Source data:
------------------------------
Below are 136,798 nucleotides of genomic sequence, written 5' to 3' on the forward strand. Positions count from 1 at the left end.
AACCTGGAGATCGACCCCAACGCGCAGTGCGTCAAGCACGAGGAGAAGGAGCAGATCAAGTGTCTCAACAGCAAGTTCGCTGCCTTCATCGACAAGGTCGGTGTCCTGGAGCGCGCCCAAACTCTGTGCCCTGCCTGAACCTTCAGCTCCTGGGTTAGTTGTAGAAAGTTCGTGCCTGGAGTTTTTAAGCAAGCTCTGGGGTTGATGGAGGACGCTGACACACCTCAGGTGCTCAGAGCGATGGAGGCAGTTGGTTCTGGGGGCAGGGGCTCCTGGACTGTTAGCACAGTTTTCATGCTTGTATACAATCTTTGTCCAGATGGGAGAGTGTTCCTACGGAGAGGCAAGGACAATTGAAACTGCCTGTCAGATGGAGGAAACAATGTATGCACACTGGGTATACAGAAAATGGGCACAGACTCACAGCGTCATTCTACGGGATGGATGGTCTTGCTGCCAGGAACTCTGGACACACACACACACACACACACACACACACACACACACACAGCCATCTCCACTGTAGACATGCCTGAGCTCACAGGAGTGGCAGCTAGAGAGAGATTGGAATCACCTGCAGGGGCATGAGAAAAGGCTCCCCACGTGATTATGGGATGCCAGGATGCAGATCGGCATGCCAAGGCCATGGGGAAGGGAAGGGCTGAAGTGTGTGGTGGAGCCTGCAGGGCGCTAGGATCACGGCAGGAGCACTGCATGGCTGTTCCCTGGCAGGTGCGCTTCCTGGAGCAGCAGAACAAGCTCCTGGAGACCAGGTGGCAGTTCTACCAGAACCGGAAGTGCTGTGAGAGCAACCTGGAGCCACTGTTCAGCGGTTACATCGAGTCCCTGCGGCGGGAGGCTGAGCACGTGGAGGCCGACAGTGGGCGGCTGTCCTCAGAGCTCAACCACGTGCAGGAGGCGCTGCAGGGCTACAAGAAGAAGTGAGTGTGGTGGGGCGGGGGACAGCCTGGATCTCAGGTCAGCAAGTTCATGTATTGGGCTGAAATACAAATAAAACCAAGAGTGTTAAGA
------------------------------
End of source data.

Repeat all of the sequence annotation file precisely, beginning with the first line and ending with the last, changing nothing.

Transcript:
Below are 136,798 nucleotides of genomic sequence, written 5' to 3' on the forward strand. Positions count from 1 at the left end.
AACCTGGAGATCGACCCCAACGCGCAGTGCGTCAAGCACGAGGAGAAGGAGCAGATCAAGTGTCTCAACAGCAAGTTCGCTGCCTTCATCGACAAGGTCGGTGTCCTGGAGCGCGCCCAAACTCTGTGCCCTGCCTGAACCTTCAGCTCCTGGGTTAGTTGTAGAAAGTTCGTGCCTGGAGTTTTTAAGCAAGCTCTGGGGTTGATGGAGGACGCTGACACACCTCAGGTGCTCAGAGCGATGGAGGCAGTTGGTTCTGGGGGCAGGGGCTCCTGGACTGTTAGCACAGTTTTCATGCTTGTATACAATCTTTGTCCAGATGGGAGAGTGTTCCTACGGAGAGGCAAGGACAATTGAAACTGCCTGTCAGATGGAGGAAACAATGTATGCACACTGGGTATACAGAAAATGGGCACAGACTCACAGCGTCATTCTACGGGATGGATGGTCTTGCTGCCAGGAACTCTGGACACACACACACACACACACACACACACACACACACACACAGCCATCTCCACTGTAGACATGCCTGAGCTCACAGGAGTGGCAGCTAGAGAGAGATTGGAATCACCTGCAGGGGCATGAGAAAAGGCTCCCCACGTGATTATGGGATGCCAGGATGCAGATCGGCATGCCAAGGCCATGGGGAAGGGAAGGGCTGAAGTGTGTGGTGGAGCCTGCAGGGCGCTAGGATCACGGCAGGAGCACTGCATGGCTGTTCCCTGGCAGGTGCGCTTCCTGGAGCAGCAGAACAAGCTCCTGGAGACCAGGTGGCAGTTCTACCAGAACCGGAAGTGCTGTGAGAGCAACCTGGAGCCACTGTTCAGCGGTTACATCGAGTCCCTGCGGCGGGAGGCTGAGCACGTGGAGGCCGACAGTGGGCGGCTGTCCTCAGAGCTCAACCACGTGCAGGAGGCGCTGCAGGGCTACAAGAAGAAGTGAGTGTGGTGGGGCGGGGGACAGCCTGGATCTCAGGTCAGCAAGTTCATGTATTGGGCTGAAATACAAATAAAACCAAGAGTGTTAAGA